At the same time, the USSR was also beginning to soften the Soviet stance towards the West. Khrushchev’s desire to seek peaceful coexistence with capitalist states was viewed by Beijing as a betrayal of the worldwide revolution. Mao was far bolder in propagating communism, even accepting the possibility of a global conflict to do so. Khrushchev, terrified of Mao acquiring an atomic bomb, ordered the USSR to halt funding of the Chinese nuclear program. His concerns were well-founded; that same year, Mao attempted to invade Taiwan to destroy the remnants of the Kuomintang. Concerned the Soviets would be sucked into what could easily escalate into World War III, Khrushchev urged Mao to call off the attack, but he was ignored, and Mao only ordered the invasion be cancelled after he realised China was unlikely succeed. The straw that broke the camel’s back came during the 1962 Sino-Indian border conflict, when, instead of supporting its communist ally China, the USSR backed India by exporting MiG-21 fighter jets to them. An apoplectic Mao broke off diplomatic relations with Moscow later that year.
The consequences of the Sino-Soviet Split were immense: the Cold War became, in many ways, a tripolar struggle, and both China and the USSR sought to use the US to weaken the other. In the early 1960s, Washington also grew concerned about the prospect of a nuclear China, and so proposed a joint pre-emptive American-Soviet assault on the PRC, but the USSR declined to participate. In 1969, the Soviets considered attacking the PRC themselves, and requested American neutrality, but the US had little interest in permitting the Soviets to defeat their troublesome neighbour. Instead of launching a nuclear assault, the Soviets simply stationed 16 divisions, 200 aeroplanes and 120 medium-range missiles along their Chinese border.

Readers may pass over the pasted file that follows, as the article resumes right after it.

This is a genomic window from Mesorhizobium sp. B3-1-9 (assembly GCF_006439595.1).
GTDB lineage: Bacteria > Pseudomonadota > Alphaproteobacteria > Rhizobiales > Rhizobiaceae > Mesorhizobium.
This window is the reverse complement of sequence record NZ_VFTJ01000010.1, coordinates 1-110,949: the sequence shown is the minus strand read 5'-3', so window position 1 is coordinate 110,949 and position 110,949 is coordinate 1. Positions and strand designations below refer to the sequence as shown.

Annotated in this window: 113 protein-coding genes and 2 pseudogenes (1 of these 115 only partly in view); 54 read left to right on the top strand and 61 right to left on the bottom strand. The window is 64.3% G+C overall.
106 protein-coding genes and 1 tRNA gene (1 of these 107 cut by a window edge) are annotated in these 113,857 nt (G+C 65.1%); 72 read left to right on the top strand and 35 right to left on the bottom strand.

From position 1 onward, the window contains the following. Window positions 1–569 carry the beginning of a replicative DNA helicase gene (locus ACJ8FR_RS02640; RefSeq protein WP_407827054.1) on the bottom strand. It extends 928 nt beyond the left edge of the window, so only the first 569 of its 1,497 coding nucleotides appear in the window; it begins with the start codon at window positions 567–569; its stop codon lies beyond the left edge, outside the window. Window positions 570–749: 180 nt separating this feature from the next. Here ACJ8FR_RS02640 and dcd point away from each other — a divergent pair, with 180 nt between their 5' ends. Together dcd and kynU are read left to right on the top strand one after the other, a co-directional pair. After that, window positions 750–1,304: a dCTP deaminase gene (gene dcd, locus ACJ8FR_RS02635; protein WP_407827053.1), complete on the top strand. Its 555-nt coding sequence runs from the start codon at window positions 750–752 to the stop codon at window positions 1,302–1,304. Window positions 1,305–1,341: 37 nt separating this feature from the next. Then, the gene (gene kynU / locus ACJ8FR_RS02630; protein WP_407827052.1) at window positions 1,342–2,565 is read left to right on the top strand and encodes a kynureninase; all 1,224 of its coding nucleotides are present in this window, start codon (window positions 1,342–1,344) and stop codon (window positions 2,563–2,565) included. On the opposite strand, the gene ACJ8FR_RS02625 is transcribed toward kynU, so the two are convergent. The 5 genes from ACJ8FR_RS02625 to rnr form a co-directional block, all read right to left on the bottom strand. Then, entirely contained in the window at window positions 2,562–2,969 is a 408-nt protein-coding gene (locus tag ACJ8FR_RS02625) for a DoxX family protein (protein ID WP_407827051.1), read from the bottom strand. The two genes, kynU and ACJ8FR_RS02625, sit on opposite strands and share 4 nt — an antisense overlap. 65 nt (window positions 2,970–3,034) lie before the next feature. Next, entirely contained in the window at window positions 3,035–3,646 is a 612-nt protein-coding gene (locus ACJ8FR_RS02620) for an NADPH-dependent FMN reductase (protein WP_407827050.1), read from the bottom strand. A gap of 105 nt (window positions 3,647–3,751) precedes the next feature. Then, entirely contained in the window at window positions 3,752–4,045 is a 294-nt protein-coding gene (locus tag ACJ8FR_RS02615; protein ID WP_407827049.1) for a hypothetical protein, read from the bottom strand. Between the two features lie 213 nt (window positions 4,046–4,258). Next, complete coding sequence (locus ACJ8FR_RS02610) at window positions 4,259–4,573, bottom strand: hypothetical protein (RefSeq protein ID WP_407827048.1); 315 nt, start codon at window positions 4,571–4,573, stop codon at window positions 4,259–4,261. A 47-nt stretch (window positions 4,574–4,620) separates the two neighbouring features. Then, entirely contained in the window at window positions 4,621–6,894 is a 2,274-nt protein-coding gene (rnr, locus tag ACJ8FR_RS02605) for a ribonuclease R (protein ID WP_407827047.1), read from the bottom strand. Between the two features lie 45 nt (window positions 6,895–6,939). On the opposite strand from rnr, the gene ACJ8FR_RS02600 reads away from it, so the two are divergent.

Perhaps unsurprisingly, there were multiple disputes along the said border between the USSR and the PRC, some of which even escalated into firefights. At the Battle of Zhenbao Island, the Soviets sustained around 30 to 50 casualties, while inflicting anything between 29 to 248 Chinese casualties.
Such clashes led Beijing to resolve that it could not challenge both superpowers simultaneously. Accordingly, Chinese leaders began seeking a rapprochement with Washington. These efforts culminated in a series of meetings between leading Chinese politicians and National Security Advisor Henry Kissinger, and eventually President Nixon. In 1973, the USSR responded by doubling the size of its garrisons along the Chinese border. Fearful of facing both China and the US, the Soviets began making tentative offers to America. By exploiting the Sino-Soviet Split, Nixon became the first American President to visit the two capitals of global communism: Beijing and Moscow.
Following Mao’s death, Deng Xiaoping became the premier leader of China. His tenure witnessed economic liberalisation and a decreased emphasis on abstract ideological diatribes. Relations with the USSR softened, and the Sino-Soviet Split finally ended when, in 1989, Mikhail Gorbachev was photographed shaking Deng’s hand.